There's a useful set of type combinators for building big
Functors out of smaller ones. These are instructive as example instances of
Functor, and they're also useful as a technique for generic programming, because they can be used to represent a large class of common functors.
The identity functor simply wraps up its argument. It's a type-level implementation of the
I combinator from SKI calculus.
newtype I a = I a instance Functor I where fmap f (I x) = I (f x)
I can be found, under the name of
Identity, in the
The constant functor ignores its second argument, containing only a constant value. It's a type-level analogue of
K combinator from SKI calculus.
newtype K c a = K c
K c a doesn't contain any
K () is isomorphic to
Proxy. This means that
K's implementation of
fmap doesn't do any mapping at all!
instance Functor (K c) where fmap _ (K c) = K c
K is otherwise known as
The remaining functors in this example combine smaller functors into bigger ones.
The functor product takes a pair of functors and packs them up. It's analogous to a tuple, except that while
(,) :: * -> * -> * operates on
(:*:) :: (* -> *) -> (* -> *) -> (* -> *) operates on
* -> *.
infixl 7 :*: data (f :*: g) a = f a :*: g a instance (Functor f, Functor g) => Functor (f :*: g) where fmap f (fx :*: gy) = fmap f fx :*: fmap f gy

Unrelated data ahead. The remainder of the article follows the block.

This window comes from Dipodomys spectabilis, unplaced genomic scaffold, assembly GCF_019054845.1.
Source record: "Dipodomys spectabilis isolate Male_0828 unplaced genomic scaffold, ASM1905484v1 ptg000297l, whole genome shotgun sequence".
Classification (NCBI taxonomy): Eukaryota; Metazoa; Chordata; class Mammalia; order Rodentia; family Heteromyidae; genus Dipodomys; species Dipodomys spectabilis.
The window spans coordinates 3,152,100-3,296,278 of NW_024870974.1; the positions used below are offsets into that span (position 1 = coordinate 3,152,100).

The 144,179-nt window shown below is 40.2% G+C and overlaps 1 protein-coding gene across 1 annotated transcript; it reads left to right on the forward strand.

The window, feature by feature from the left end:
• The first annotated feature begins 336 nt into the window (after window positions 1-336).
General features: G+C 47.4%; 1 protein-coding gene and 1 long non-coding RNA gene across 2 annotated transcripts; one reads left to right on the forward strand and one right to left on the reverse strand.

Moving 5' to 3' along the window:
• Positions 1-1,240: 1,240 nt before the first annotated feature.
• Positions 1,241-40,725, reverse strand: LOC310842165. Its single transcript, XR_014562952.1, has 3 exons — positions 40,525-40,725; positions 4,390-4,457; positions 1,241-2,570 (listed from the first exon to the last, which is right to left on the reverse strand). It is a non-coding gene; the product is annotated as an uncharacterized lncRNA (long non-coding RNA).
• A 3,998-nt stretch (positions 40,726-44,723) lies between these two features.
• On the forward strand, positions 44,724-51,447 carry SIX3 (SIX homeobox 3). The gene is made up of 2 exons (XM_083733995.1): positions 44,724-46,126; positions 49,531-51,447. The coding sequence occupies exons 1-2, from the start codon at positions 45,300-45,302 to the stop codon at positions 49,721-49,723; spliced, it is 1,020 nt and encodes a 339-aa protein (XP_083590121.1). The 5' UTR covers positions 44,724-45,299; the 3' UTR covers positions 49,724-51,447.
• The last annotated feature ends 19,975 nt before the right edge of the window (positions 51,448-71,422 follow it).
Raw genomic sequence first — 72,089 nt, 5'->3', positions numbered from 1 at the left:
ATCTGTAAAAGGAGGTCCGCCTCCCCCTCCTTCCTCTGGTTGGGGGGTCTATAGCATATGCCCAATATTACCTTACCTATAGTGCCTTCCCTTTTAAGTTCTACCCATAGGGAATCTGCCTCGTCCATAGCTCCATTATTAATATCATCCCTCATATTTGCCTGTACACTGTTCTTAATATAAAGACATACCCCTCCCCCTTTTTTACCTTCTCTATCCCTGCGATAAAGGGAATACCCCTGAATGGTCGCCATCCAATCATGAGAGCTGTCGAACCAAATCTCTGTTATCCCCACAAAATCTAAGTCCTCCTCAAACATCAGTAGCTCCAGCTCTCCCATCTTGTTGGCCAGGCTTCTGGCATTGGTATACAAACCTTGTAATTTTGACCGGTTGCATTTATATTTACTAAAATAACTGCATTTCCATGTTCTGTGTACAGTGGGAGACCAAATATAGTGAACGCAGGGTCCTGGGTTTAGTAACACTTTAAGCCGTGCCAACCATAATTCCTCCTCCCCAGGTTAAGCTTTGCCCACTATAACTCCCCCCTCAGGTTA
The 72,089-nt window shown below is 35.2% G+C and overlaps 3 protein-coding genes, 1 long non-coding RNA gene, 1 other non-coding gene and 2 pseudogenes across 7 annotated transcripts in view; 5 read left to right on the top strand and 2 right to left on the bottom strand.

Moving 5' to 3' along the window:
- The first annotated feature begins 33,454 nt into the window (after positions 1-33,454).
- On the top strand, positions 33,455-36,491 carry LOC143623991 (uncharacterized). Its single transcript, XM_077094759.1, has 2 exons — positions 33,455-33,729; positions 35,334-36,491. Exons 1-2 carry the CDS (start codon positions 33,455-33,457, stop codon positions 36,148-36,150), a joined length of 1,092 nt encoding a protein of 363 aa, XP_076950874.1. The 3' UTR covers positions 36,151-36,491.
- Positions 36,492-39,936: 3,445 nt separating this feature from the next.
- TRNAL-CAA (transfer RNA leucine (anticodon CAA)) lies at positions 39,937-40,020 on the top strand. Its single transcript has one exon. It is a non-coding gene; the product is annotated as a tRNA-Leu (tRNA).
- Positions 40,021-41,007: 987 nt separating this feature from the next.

This type can be found, under the name
Product, in the
:*: is analogous to
:+: is the functor-level analogue of
infixl 6 :+: data (f :+: g) a = InL (f a) | InR (g a) instance (Functor f, Functor g) => Functor (f :+: g) where fmap f (InL fx) = InL (fmap f fx) fmap f (InR gy) = InR (fmap f gy)
:+: can be found under the name
Sum, in the
:.: works like a type-level
(.), taking the output of one functor and plumbing it into the input of another.
infixr 9 :.: newtype (f :.: g) a = Cmp (f (g a)) instance (Functor f, Functor g) => Functor (f :.: g) where fmap f (Cmp fgx) = Cmp (fmap (fmap f) fgx)
Compose type can be found in
:.: can be thought of as a kit of building blocks for a certain class of simple datatypes. The kit becomes especially powerful when you combine it with fixed points because datatypes built with these combinators are automatically instances of
Functor. You use the kit to build a template type, marking recursive points using
I, and then plug it into
Fix to get a type that can be used with the standard zoo of recursion schemes.
|Name||As a datatype||Using the functor kit|
|Pairs of values|
This "kit" approach to designing datatypes is the idea behind generic programming libraries such as
generics-sop. The idea is to write generic operations using a kit like the one presented above, and then use a type class to convert arbitrary datatypes to and from their generic representation:
class Generic a where type Rep a -- a generic representation built using a kit to :: a -> Rep a from :: Rep a -> a